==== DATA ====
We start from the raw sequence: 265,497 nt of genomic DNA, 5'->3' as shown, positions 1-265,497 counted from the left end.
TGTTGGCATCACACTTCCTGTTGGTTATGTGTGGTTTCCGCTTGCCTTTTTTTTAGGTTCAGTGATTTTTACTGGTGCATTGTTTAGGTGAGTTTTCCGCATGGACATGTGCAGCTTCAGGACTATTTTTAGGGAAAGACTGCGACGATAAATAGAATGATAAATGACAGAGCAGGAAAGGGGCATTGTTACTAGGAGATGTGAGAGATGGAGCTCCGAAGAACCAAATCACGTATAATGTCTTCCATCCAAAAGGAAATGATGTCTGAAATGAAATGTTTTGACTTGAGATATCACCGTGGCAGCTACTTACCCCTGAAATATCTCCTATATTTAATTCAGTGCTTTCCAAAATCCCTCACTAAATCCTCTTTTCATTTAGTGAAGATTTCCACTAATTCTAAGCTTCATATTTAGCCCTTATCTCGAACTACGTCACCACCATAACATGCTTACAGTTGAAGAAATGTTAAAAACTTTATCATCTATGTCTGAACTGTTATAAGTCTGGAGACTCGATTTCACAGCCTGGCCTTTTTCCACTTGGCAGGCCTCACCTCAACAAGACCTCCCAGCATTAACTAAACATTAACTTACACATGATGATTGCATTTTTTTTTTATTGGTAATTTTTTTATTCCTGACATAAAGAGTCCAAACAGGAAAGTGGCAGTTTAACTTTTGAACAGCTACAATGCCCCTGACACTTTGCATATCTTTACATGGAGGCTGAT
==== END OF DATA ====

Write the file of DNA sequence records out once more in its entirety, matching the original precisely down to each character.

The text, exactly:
We start from the raw sequence: 265,497 nt of genomic DNA, 5'->3' as shown, positions 1-265,497 counted from the left end.
TGTTGGCATCACACTTCCTGTTGGTTATGTGTGGTTTCCGCTTGCCTTTTTTTTAGGTTCAGTGATTTTTACTGGTGCATTGTTTAGGTGAGTTTTCCGCATGGACATGTGCAGCTTCAGGACTATTTTTAGGGAAAGACTGCGACGATAAATAGAATGATAAATGACAGAGCAGGAAAGGGGCATTGTTACTAGGAGATGTGAGAGATGGAGCTCCGAAGAACCAAATCACGTATAATGTCTTCCATCCAAAAGGAAATGATGTCTGAAATGAAATGTTTTGACTTGAGATATCACCGTGGCAGCTACTTACCCCTGAAATATCTCCTATATTTAATTCAGTGCTTTCCAAAATCCCTCACTAAATCCTCTTTTCATTTAGTGAAGATTTCCACTAATTCTAAGCTTCATATTTAGCCCTTATCTCGAACTACGTCACCACCATAACATGCTTACAGTTGAAGAAATGTTAAAAACTTTATCATCTATGTCTGAACTGTTATAAGTCTGGAGACTCGATTTCACAGCCTGGCCTTTTTCCACTTGGCAGGCCTCACCTCAACAAGACCTCCCAGCATTAACTAAACATTAACTTACACATGATGATTGCATTTTTTTTTTATTGGTAATTTTTTTATTCCTGACATAAAGAGTCCAAACAGGAAAGTGGCAGTTTAACTTTTGAACAGCTACAATGCCCCTGACACTTTGCATATCTTTACATGGAGGCTGAT